Brief emergency room based interventions reduce alcohol related injuries, but evidence about their effects on frequency of drinking, heavy drinking or drinking consequences were inconclusive.


Havard A, Shakeshaft A, Sanson-Fisher R. Systematic review and meta-analyses of strategies targeting alcohol problems in emergency departments: interventions reduce alcohol-related injuries. Addiction 2008;103:368–76.


Secondary prevention of alcohol misuse is an important public health issue, especially in the UK where the incidence of cirrhosis and other alcohol-related problems is increasing.1 With a third of people who attend an Emergency Department (ED) having consumed alcohol prior to their visit,2 this is an important setting in which to deliver screening and brief intervention. It has been argued that, if healthcare staff can help patients make a link between their consumption and negative health consequences, a presentation in an ED can provide a “teachable moment” in which to help people consider behaviour change.3

The systematic review by Havard and colleagues sets out to examine the impact of screening and brief intervention in the ED. The authors used a comprehensive search strategy to identify 13 studies, including 10 randomised trials. Attempts to synthesise quantitative data from these studies were hampered by the use of different outcome measures. Three studies provided data on the incidence of alcohol-related injuries and pooled data from these revealed a 41% reduction in such incidents among those who received the experimental intervention. Only two of the studies reported the amount of alcohol people consumed in the year following the intervention and conclusive evidence that brief intervention led to reductions in alcohol consumption was not found. Interestingly six of the 10 studies compared brief intervention with written advice on alcohol and health, an intervention which has itself been shown to promote behavioural change.4 By comparing two forms of active intervention such studies may underestimate the impact of screening and brief intervention.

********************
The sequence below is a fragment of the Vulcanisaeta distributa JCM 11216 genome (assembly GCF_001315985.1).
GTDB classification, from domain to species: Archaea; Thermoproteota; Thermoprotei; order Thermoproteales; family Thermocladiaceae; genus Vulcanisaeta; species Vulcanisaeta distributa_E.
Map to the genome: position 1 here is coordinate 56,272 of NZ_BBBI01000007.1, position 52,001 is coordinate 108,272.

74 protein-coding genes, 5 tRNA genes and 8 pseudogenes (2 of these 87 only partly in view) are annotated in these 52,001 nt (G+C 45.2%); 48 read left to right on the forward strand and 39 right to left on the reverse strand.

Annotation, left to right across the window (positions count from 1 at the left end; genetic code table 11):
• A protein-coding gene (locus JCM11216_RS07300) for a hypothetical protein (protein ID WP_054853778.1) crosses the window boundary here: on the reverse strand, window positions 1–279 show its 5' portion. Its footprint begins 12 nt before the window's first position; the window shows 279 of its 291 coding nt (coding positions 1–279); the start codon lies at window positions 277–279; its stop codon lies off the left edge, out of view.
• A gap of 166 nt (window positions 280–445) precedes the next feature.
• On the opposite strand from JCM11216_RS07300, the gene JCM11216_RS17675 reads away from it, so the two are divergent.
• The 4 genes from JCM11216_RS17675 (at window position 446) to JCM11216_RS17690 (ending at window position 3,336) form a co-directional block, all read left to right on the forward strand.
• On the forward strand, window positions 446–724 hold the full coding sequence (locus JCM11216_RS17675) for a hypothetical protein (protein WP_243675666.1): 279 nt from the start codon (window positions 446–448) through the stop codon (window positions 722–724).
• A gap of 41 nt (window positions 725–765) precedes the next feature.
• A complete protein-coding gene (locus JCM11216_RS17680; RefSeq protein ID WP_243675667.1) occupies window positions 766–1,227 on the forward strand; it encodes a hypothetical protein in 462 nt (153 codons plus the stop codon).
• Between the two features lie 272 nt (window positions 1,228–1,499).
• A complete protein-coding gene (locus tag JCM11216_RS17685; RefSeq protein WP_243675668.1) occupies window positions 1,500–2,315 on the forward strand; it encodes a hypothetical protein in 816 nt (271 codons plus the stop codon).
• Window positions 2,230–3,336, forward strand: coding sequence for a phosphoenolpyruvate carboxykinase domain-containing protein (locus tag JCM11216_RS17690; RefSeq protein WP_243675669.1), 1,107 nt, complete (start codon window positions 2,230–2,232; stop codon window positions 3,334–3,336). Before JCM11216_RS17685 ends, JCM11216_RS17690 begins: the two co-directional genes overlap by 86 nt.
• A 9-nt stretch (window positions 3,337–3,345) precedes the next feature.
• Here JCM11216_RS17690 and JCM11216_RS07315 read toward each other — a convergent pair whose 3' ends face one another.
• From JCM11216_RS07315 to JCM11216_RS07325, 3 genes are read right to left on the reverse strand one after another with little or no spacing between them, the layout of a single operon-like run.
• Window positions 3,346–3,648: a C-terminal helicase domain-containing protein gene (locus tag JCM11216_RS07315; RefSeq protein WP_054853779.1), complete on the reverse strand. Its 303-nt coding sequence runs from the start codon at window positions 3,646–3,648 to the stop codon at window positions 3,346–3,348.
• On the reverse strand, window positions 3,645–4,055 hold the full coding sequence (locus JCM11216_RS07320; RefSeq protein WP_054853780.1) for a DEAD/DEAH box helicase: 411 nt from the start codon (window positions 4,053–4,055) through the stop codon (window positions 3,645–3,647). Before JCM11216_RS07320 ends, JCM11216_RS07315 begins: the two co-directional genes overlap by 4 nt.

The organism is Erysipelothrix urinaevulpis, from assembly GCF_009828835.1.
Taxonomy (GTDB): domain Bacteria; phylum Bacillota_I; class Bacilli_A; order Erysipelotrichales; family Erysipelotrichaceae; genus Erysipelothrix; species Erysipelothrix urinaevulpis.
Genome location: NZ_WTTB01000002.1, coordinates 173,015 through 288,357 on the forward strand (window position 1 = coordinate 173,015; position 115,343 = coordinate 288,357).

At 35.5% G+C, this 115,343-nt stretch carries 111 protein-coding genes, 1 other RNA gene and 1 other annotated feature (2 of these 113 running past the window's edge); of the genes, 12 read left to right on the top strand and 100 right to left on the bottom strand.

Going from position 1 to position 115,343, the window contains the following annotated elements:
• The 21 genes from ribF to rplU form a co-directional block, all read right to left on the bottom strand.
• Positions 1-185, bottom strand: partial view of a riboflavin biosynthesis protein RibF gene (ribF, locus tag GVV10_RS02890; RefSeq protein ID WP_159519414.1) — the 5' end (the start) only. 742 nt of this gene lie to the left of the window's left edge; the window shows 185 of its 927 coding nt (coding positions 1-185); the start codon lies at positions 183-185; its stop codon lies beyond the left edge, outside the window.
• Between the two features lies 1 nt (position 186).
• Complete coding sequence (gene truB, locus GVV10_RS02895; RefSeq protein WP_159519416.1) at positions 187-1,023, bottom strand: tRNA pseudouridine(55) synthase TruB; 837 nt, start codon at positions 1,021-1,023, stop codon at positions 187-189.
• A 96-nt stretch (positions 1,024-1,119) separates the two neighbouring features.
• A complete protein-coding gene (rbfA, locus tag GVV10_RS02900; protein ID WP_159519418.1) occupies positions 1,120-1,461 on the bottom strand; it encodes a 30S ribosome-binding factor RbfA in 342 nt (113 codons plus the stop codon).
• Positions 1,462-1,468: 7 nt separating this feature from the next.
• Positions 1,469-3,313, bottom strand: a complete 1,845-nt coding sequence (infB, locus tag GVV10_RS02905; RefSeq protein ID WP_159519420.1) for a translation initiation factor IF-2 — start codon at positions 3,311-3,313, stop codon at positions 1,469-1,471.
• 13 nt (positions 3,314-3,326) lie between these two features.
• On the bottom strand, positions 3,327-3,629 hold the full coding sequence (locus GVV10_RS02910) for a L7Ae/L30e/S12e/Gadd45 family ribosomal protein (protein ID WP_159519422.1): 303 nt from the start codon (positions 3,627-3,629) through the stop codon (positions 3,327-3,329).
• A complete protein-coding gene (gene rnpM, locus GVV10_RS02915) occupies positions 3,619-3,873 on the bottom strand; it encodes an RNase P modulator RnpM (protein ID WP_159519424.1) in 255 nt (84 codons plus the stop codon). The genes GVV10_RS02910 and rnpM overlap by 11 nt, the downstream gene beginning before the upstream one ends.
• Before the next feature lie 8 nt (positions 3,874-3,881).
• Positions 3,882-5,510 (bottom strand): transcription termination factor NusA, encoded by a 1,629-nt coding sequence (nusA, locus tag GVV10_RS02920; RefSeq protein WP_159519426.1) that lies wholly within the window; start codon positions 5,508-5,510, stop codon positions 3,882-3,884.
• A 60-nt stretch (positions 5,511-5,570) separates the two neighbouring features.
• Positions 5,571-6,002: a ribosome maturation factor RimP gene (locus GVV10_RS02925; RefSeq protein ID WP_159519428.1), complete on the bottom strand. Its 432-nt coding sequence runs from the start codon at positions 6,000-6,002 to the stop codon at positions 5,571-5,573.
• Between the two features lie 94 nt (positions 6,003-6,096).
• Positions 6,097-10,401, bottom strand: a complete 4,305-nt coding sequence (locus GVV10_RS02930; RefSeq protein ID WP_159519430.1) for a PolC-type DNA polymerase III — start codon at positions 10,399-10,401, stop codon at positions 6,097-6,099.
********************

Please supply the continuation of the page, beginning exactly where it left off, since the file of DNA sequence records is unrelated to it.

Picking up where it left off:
This systematic review provides further evidence of the value of intervention for alcohol misuse in emergency medical settings, and suggests that even brief interventions are sufficient to reduce the negative heath consequences of excessive harmful alcohol consumption in this group.

Supplementary materials

  • web only references 11/3/88


    The criteria used to select participants differed, most studies (10/13 studies) required some evidence of alcohol exposure, and this was assessed in a number of ways, including: blood alcohol concentration >0%; Cut-down, Annoyed, Guilt Eye-opener score 1; Alcohol Use Disorders Identification Test score >5; National Institute on Alcohol Abuse and Addiction definition of hazardous drinking; positive Paddington Alcohol Test score; and self report of consumption in past 6 hours. Most studies did not include people with a high level of intoxication, or people with a diagnosis of alcohol dependence.

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  • Competing interests: None.